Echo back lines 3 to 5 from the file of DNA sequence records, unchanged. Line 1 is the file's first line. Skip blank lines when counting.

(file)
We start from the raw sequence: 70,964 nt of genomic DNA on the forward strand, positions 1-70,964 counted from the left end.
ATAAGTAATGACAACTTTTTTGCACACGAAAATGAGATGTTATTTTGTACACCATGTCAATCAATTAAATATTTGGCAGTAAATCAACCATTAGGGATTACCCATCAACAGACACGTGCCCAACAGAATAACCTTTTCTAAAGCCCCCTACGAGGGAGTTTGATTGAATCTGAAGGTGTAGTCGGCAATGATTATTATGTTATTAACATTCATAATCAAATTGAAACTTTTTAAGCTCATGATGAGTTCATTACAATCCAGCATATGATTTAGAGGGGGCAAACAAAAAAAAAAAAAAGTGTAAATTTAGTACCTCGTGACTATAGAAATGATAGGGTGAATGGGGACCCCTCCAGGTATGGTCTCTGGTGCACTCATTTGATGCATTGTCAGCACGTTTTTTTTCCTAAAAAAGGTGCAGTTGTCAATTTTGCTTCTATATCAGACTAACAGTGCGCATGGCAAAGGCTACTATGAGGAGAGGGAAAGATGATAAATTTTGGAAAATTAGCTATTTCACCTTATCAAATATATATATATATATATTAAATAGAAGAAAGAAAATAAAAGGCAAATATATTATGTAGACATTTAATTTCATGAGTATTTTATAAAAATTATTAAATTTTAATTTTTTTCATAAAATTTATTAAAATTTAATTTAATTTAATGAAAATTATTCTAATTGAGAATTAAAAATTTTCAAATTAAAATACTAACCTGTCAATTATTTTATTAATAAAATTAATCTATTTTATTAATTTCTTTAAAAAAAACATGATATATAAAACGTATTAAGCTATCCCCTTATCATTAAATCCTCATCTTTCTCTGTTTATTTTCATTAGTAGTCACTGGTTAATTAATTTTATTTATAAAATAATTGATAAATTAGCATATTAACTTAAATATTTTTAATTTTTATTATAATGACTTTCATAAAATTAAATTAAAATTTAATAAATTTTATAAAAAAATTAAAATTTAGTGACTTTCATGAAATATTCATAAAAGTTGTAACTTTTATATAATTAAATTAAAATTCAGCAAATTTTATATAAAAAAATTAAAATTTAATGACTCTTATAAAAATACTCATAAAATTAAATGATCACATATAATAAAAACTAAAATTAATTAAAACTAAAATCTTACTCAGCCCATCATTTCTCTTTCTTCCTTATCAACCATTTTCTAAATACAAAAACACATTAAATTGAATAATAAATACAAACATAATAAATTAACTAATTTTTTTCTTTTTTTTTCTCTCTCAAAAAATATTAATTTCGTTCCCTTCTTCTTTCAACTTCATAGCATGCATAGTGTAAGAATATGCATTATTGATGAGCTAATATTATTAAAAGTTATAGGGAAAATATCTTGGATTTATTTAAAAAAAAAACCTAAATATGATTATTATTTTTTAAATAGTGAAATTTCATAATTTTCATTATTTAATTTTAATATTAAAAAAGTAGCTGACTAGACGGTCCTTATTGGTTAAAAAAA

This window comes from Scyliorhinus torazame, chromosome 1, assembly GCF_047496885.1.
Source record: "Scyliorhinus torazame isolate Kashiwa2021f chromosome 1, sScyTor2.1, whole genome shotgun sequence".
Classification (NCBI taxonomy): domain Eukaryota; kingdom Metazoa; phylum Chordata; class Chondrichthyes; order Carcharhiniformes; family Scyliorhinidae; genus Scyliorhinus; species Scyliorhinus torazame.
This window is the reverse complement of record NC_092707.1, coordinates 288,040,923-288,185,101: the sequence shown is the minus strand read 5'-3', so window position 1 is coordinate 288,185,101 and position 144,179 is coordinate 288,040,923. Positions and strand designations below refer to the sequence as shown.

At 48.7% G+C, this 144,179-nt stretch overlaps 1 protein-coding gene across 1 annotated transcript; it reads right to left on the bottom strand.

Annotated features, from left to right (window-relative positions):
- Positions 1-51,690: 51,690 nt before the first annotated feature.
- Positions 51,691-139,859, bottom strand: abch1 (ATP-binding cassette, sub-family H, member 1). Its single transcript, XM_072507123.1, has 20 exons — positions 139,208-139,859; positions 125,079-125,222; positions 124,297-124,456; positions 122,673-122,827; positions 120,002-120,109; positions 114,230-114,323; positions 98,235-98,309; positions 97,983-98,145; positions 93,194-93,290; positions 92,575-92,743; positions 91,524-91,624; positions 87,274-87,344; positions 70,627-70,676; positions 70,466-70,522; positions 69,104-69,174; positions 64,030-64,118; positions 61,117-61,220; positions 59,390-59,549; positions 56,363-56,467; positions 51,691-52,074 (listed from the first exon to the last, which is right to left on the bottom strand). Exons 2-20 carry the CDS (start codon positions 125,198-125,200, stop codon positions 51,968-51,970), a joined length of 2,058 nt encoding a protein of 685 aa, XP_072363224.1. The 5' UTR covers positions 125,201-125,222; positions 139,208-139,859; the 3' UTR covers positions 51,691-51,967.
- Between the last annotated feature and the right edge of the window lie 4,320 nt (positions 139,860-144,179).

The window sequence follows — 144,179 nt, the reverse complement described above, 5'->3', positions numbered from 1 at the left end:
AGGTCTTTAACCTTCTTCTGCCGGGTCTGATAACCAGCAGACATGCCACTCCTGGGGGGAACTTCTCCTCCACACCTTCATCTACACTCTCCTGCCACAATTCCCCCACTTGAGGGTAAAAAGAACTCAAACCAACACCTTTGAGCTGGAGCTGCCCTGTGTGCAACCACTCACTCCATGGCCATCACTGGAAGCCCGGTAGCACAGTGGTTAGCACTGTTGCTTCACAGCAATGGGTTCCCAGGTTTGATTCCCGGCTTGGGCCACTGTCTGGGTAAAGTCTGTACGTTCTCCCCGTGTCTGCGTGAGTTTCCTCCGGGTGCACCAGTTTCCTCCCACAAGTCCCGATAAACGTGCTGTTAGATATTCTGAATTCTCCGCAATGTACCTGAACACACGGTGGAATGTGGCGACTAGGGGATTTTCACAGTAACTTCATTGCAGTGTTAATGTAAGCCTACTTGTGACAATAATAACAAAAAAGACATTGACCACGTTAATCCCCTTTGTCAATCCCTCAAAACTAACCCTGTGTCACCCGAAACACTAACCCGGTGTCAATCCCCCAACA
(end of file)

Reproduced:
This window comes from Scyliorhinus torazame, chromosome 1, assembly GCF_047496885.1.
Source record: "Scyliorhinus torazame isolate Kashiwa2021f chromosome 1, sScyTor2.1, whole genome shotgun sequence".
Classification (NCBI taxonomy): domain Eukaryota; kingdom Metazoa; phylum Chordata; class Chondrichthyes; order Carcharhiniformes; family Scyliorhinidae; genus Scyliorhinus; species Scyliorhinus torazame.